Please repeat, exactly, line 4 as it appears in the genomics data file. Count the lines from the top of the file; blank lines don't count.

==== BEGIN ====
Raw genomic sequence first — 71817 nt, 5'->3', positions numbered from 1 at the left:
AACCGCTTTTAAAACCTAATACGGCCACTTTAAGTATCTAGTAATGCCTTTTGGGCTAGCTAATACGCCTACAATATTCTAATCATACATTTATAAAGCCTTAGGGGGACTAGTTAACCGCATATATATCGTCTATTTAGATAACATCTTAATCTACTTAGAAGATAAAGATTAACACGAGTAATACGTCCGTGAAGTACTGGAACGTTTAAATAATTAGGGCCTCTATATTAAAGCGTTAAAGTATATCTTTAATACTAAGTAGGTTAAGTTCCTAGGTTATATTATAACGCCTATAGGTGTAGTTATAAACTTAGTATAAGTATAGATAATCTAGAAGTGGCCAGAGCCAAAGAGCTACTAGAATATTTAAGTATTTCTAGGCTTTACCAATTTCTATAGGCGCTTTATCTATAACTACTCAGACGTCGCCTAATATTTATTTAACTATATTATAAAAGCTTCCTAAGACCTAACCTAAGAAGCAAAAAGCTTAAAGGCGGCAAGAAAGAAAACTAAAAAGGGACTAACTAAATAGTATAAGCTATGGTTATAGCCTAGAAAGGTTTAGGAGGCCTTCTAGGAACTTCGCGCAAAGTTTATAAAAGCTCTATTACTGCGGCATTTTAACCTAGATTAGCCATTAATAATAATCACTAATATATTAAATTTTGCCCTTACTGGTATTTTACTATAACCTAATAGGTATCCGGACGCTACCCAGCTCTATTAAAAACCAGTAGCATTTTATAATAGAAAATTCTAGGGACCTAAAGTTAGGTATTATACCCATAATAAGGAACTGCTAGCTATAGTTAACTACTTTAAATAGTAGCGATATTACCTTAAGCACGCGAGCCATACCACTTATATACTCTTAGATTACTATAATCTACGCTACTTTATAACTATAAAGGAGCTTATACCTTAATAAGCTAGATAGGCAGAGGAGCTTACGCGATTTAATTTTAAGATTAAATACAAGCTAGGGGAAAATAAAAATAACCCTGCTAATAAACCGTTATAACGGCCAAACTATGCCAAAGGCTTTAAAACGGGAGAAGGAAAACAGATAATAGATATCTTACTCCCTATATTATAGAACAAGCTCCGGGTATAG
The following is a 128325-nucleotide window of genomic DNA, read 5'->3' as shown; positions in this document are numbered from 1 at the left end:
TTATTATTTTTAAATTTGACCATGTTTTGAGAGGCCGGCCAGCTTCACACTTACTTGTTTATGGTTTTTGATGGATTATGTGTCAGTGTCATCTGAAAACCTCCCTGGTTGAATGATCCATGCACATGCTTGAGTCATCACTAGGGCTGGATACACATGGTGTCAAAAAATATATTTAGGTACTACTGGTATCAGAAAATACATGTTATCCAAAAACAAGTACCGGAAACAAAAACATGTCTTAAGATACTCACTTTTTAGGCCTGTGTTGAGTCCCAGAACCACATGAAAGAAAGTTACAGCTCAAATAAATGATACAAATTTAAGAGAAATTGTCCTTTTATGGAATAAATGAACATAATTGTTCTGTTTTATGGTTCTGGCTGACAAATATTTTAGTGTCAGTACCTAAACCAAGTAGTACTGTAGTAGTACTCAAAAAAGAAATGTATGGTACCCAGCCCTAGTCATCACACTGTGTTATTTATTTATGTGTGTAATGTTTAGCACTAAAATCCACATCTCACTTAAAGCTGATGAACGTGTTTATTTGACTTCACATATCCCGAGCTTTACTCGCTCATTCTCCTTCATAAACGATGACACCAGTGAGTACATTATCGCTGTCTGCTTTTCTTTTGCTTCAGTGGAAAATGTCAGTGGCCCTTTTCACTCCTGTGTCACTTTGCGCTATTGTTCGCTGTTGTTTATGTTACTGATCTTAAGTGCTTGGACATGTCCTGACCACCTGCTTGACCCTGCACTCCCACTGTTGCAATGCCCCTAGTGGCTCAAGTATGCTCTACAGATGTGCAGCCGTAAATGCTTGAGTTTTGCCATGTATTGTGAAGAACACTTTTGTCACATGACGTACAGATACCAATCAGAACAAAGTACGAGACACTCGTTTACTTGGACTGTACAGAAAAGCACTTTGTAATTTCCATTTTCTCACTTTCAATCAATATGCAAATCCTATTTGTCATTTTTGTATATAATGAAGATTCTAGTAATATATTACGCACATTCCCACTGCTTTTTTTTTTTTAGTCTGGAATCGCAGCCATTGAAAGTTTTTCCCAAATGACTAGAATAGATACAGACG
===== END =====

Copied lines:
TTATTATTTTTAAATTTGACCATGTTTTGAGAGGCCGGCCAGCTTCACACTTACTTGTTTATGGTTTTTGATGGATTATGTGTCAGTGTCATCTGAAAACCTCCCTGGTTGAATGATCCATGCACATGCTTGAGTCATCACTAGGGCTGGATACACATGGTGTCAAAAAATATATTTAGGTACTACTGGTATCAGAAAATACATGTTATCCAAAAACAAGTACCGGAAACAAAAACATGTCTTAAGATACTCACTTTTTAGGCCTGTGTTGAGTCCCAGAACCACATGAAAGAAAGTTACAGCTCAAATAAATGATACAAATTTAAGAGAAATTGTCCTTTTATGGAATAAATGAACATAATTGTTCTGTTTTATGGTTCTGGCTGACAAATATTTTAGTGTCAGTACCTAAACCAAGTAGTACTGTAGTAGTACTCAAAAAAGAAATGTATGGTACCCAGCCCTAGTCATCACACTGTGTTATTTATTTATGTGTGTAATGTTTAGCACTAAAATCCACATCTCACTTAAAGCTGATGAACGTGTTTATTTGACTTCACATATCCCGAGCTTTACTCGCTCATTCTCCTTCATAAACGATGACACCAGTGAGTACATTATCGCTGTCTGCTTTTCTTTTGCTTCAGTGGAAAATGTCAGTGGCCCTTTTCACTCCTGTGTCACTTTGCGCTATTGTTCGCTGTTGTTTATGTTACTGATCTTAAGTGCTTGGACATGTCCTGACCACCTGCTTGACCCTGCACTCCCACTGTTGCAATGCCCCTAGTGGCTCAAGTATGCTCTACAGATGTGCAGCCGTAAATGCTTGAGTTTTGCCATGTATTGTGAAGAACACTTTTGTCACATGACGTACAGATACCAATCAGAACAAAGTACGAGACACTCGTTTACTTGGACTGTACAGAAAAGCACTTTGTAATTTCCATTTTCTCACTTTCAATCAATATGCAAATCCTATTTGTCATTTTTGTATATAATGAAGATTCTAGTAATATATTACGCACATTCCCACTGCTTTTTTTTTTTTAGTCTGGAATCGCAGCCATTGAAAGTTTTTCCCAAATGACTAGAATAGATACAGACG